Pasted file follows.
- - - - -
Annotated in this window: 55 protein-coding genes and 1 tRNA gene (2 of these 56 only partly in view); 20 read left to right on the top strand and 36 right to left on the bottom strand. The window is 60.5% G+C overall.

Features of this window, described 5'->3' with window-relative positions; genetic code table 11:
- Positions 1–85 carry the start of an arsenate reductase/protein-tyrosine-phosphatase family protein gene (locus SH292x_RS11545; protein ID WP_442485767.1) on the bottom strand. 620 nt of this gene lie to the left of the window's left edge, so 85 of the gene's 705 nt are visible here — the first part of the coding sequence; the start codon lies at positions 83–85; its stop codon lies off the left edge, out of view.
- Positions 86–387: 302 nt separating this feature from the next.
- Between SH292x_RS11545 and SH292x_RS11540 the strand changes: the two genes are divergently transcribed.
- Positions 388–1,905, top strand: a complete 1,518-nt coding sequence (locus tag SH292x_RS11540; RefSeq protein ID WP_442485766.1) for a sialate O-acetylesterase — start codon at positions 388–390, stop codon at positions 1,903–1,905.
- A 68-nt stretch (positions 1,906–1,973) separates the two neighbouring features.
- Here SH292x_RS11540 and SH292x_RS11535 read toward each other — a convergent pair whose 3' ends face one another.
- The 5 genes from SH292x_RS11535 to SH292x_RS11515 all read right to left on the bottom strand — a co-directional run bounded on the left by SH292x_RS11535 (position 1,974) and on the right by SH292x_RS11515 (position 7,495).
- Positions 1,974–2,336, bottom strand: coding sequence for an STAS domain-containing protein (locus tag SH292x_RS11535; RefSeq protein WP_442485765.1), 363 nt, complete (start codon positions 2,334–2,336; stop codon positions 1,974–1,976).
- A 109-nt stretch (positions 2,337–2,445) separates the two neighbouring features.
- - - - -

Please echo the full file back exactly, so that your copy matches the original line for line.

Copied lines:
Annotated in this window: 55 protein-coding genes and 1 tRNA gene (2 of these 56 only partly in view); 20 read left to right on the top strand and 36 right to left on the bottom strand. The window is 60.5% G+C overall.

Features of this window, described 5'->3' with window-relative positions; genetic code table 11:
- Positions 1–85 carry the start of an arsenate reductase/protein-tyrosine-phosphatase family protein gene (locus SH292x_RS11545; protein ID WP_442485767.1) on the bottom strand. 620 nt of this gene lie to the left of the window's left edge, so 85 of the gene's 705 nt are visible here — the first part of the coding sequence; the start codon lies at positions 83–85; its stop codon lies off the left edge, out of view.
- Positions 86–387: 302 nt separating this feature from the next.
- Between SH292x_RS11545 and SH292x_RS11540 the strand changes: the two genes are divergently transcribed.
- Positions 388–1,905, top strand: a complete 1,518-nt coding sequence (locus tag SH292x_RS11540; RefSeq protein ID WP_442485766.1) for a sialate O-acetylesterase — start codon at positions 388–390, stop codon at positions 1,903–1,905.
- A 68-nt stretch (positions 1,906–1,973) separates the two neighbouring features.
- Here SH292x_RS11540 and SH292x_RS11535 read toward each other — a convergent pair whose 3' ends face one another.
- The 5 genes from SH292x_RS11535 to SH292x_RS11515 all read right to left on the bottom strand — a co-directional run bounded on the left by SH292x_RS11535 (position 1,974) and on the right by SH292x_RS11515 (position 7,495).
- Positions 1,974–2,336, bottom strand: coding sequence for an STAS domain-containing protein (locus tag SH292x_RS11535; RefSeq protein WP_442485765.1), 363 nt, complete (start codon positions 2,334–2,336; stop codon positions 1,974–1,976).
- A 109-nt stretch (positions 2,337–2,445) separates the two neighbouring features.